Since September 11th, depictions of torture have become much more common on American television. Before the attacks, fewer than four acts of torture appeared on prime-time television each year, according to Human Rights First, a nonprofit organization. Now there are more than a hundred, and, as David Danzig, a project director at Human Rights First, noted, ?the torturers have changed. It used to be almost exclusively the villains who tortured. Today, torture is often perpetrated by the heroes.? The Parents? Television Council, a nonpartisan watchdog group, has counted what it says are sixty-seven torture scenes during the first five seasons of ?24??more than one every other show. Melissa Caldwell, the council?s senior director of programs, said, ? ?24? is the worst offender on television: the most frequent, most graphic, and the leader in the trend of showing the protagonists using torture.?

Gordon, who is a ?moderate Democrat,? said that it worries him when ?critics say that we?ve enabled and reflected the public?s appetite for torture. Nobody wants to be the handmaid to a relaxed policy that accepts torture as a legitimate means of interrogation.? He went on, ?But the premise of ?24? is the ticking time bomb. It takes an unusual situation and turns it into the meat and potatoes of the show.? He paused. ?I think people can differentiate between a television show and reality.?

In fact, the US Military Academy (ie, West Point) says the show is having a very real, very caustic effect.

This past November, U.S. Army Brigadier General Patrick Finnegan, the dean of the United States Military Academy at West Point, flew to Southern California to meet with the creative team behind ?24.? Finnegan, who was accompanied by three of the most experienced military and F.B.I. interrogators in the country, arrived on the set as the crew was filming. At first, Finnegan?wearing an immaculate Army uniform, his chest covered in ribbons and medals?aroused confusion: he was taken for an actor and was asked by someone what time his ?call? was.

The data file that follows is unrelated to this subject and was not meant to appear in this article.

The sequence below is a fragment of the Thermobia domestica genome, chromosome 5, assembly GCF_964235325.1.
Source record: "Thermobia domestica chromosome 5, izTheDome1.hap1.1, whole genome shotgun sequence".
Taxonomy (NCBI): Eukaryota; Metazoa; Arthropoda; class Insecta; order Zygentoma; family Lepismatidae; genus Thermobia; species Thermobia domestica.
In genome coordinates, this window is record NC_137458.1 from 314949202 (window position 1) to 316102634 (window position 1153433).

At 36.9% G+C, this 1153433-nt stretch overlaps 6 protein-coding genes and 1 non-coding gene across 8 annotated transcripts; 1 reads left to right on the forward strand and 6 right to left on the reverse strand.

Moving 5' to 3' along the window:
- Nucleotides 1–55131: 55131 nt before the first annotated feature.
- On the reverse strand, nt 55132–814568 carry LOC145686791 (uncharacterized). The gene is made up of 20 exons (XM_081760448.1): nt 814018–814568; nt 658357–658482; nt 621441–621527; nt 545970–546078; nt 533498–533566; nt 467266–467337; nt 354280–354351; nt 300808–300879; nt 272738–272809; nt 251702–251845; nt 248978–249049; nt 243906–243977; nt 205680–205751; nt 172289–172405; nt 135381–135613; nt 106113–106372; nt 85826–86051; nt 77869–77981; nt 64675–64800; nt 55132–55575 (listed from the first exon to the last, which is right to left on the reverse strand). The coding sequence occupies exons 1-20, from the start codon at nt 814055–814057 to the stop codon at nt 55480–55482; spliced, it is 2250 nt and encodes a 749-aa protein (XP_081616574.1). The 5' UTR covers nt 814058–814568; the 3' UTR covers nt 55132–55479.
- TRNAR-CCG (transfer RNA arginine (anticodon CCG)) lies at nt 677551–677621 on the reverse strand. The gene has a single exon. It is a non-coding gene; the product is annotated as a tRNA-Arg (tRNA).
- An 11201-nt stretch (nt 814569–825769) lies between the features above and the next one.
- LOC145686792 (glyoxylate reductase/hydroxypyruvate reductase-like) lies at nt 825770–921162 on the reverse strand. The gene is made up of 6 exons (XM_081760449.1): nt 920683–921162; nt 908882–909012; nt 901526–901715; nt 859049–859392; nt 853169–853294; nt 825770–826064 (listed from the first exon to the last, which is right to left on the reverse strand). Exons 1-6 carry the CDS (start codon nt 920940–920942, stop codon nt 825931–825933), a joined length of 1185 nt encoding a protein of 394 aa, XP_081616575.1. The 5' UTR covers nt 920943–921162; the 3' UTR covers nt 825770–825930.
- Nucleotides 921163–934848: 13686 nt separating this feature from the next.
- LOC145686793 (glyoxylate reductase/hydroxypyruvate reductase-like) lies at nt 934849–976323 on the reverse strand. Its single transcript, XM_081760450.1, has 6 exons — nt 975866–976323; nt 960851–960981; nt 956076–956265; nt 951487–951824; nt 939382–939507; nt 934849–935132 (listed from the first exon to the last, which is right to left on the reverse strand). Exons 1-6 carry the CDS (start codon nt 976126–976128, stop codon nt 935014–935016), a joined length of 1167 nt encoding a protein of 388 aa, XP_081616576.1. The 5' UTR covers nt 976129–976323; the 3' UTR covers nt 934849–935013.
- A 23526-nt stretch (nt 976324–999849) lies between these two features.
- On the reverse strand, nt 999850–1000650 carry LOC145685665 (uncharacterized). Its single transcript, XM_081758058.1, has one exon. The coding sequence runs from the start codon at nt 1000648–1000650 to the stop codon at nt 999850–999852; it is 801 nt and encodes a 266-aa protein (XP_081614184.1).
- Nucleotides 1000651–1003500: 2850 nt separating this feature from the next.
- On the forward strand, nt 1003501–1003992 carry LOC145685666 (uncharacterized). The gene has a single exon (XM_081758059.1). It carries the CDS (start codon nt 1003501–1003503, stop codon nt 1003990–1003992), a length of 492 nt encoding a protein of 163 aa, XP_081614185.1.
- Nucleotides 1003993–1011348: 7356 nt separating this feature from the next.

In fact, Finnegan and the others had come to voice their concern that the show?s central political premise?that the letter of American law must be sacrificed for the country?s security?was having a toxic effect. In their view, the show promoted unethical and illegal behavior and had adversely affected the training and performance of real American soldiers. ?I?d like them to stop,? Finnegan said of the show?s producers. ?They should do a show where torture backfires.?

Finnegan told the producers that ?24,? by suggesting that the U.S. government perpetrates myriad forms of torture, hurts the country?s image internationally. Finnegan, who is a lawyer, has for a number of years taught a course on the laws of war to West Point seniors?cadets who would soon be commanders in the battlefields of Iraq and Afghanistan. He always tries, he said, to get his students to sort out not just what is legal but what is right. However, it had become increasingly hard to convince some cadets that America had to respect the rule of law and human rights, even when terrorists did not. One reason for the growing resistance, he suggested, was misperceptions spread by ?24,? which was exceptionally popular with his students. As he told me, ?The kids see it, and say, ?If torture is wrong, what about ?24??? ? He continued, ?The disturbing thing is that although torture may cause Jack Bauer some angst, it is always the patriotic thing to do.?

Surnow skipped out on the meeting. I wonder why. Even Kiefer Sutherland, the actor who plays Jack Bauer, is able to portray the hero, whose actions he condemns, and separate the real from the fantasy.